Tanel Toom’s The Confession and Michael Creagh’s The Crush, a kids-with-killer-instincts double bill from the British Isles, were ruled out early by the four of us who watched all the nominees in this category. The former, seemingly made with My First Michael Haneke® tracing paper, features one more odious plot twist than the latter, but if it’s infinitely less reprehensible than The Crush in the end, it’s because it has a fantastic lead performance from Lewis Howlett, a guilt-ridden cherub of a boy worried about making his first confession, to counterbalance the considerably less accomplished turn by the portly, carrot-topped Joe Eales, a wee Phillip Seymour Hoffman who exits the film in a fashion that may gratify more than it shocks. A rather contrived take on how Catholic guilt takes root in young lives, The Confession is handsomely made and, unlike The Crush, more than just a fucked-up stunt, but we’ve made the mistake before of picking the most self-serious nominee in the bunch and calling it a day.
Luke Matheny’s God of Love strikes me as the sort of lark that’s lucky just to be nominated, though I would be remiss if I didn’t mention that everyone but myself called it their favorite of the five nominees. (Make of that what you will, but remember: The majority of people who vote here do not wear skinny jeans.) This black-and-white Jarmushian doodle about a guy trying to seduce a girl with love-inducing darts boasts a confident lead performance, a hilarious Witness joke, and a melancholic third-act twist, but to quote Eric, it’s also “very Tisch.” Which is to say, its artistry isn’t as seamless as that of other films—good or bad—that have taken this prize in years where there wasn’t an Israeli-Palestinian or Holocaust-themed production in the running. Those years, the Academy has repeatedly stated its preference for films—from The Shooter to The New Tenants—with the sort of macabre sense of humor that God of Love is too smart to indulge.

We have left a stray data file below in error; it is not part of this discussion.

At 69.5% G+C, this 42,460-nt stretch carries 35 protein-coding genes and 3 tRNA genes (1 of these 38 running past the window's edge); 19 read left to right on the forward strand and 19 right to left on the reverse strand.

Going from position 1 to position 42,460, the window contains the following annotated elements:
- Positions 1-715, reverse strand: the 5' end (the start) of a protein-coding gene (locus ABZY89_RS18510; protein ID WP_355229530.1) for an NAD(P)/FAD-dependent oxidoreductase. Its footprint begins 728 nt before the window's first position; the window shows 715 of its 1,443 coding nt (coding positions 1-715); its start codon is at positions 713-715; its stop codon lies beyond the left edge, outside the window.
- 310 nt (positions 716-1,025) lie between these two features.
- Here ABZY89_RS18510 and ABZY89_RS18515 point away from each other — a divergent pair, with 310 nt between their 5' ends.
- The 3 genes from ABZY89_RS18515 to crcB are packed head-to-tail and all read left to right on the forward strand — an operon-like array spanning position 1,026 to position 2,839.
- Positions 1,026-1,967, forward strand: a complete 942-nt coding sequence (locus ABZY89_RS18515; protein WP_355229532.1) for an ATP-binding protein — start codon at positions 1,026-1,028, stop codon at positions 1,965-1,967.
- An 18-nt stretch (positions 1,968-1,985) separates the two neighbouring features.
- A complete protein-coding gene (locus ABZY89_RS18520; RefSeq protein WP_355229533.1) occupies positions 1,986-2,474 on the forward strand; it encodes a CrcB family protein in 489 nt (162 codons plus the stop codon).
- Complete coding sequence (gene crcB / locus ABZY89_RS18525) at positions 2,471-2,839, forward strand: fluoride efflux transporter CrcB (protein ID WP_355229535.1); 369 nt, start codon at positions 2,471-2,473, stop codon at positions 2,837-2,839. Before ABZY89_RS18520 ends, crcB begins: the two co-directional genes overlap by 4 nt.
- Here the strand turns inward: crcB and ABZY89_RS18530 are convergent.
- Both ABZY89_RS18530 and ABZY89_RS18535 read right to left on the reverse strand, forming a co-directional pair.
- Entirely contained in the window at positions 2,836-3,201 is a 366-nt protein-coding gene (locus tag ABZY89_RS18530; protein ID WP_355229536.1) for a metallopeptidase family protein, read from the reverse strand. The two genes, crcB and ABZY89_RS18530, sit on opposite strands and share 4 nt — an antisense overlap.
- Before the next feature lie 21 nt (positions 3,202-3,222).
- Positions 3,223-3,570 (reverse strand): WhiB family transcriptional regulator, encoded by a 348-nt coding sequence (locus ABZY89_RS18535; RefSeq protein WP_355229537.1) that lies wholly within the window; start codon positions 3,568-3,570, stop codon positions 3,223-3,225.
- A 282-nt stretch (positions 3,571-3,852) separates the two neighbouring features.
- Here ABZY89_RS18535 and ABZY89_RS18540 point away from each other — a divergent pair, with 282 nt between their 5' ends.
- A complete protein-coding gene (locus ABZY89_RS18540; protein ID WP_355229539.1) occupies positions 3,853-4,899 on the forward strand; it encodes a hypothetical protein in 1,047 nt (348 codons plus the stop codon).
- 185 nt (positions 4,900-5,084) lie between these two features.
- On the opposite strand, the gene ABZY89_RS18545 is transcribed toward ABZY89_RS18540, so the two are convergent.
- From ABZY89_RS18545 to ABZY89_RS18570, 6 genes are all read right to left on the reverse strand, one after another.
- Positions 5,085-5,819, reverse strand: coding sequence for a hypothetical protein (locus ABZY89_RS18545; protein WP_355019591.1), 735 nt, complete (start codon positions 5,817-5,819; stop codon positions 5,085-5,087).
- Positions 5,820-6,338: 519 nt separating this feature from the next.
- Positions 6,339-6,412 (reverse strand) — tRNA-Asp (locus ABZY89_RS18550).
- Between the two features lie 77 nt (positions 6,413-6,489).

Another mistake we’ve often made in more difficult-to-call years is choosing the “ethnic” nominee, and we’re tempted to go there again. Ivan Goldschmidt’s Na Wewe is a chronicle of an attack by rebels on a group of people traveling by bus through Rwanda’s neighboring Burundi region. The film maintains a somewhat shaky, off-putting farcical tone throughout that doesn’t truly make sense until the euphoric last act, when a fascinating link is drawn between the name of Bono’s famous band and the two races pitted against each other during the 1994 Rwanda massacre. This is the most philosophically potent nominee in the bunch, an anecdote that uses language to succinctly reveal the fundamental absurdity of racism. It may scream “winner,” but we know how this category has shaken down before, so we’re putting our chips elsewhere.
We’re going to risk making the “kids with cancer” mistake again by calling this for Wish 143. Ian Barnes and and Samantha Waite’s film, a softie with a very tough exterior, concerns a terminally ill 15-year-old hornball who’s granted a wish by the Dreamscape Foundation, and instead of wanting to go to Disneyland or meet Gary Neville, asks for an audience with a naked chick. Completely sensible if you ask me, and the whole thing is executed with that particular mix of seriousness and humor that goes over well with voters, though in this case it’s an easy-to-stomach balancing act, in part because the epiphany-like twist that heartbreakingly caps the film doesn’t play as a con against audiences. Maybe the film is too good to win, but another thing going for it is the lasting-impression factor: It will be the final film to be seen by voters during screening programs, and that has boded well for over 50% of the winners in this category in the last 10 years.
Will Win: Wish 143
Could Win: Na Wewe
Should Win: Wish 143 or Na Wewe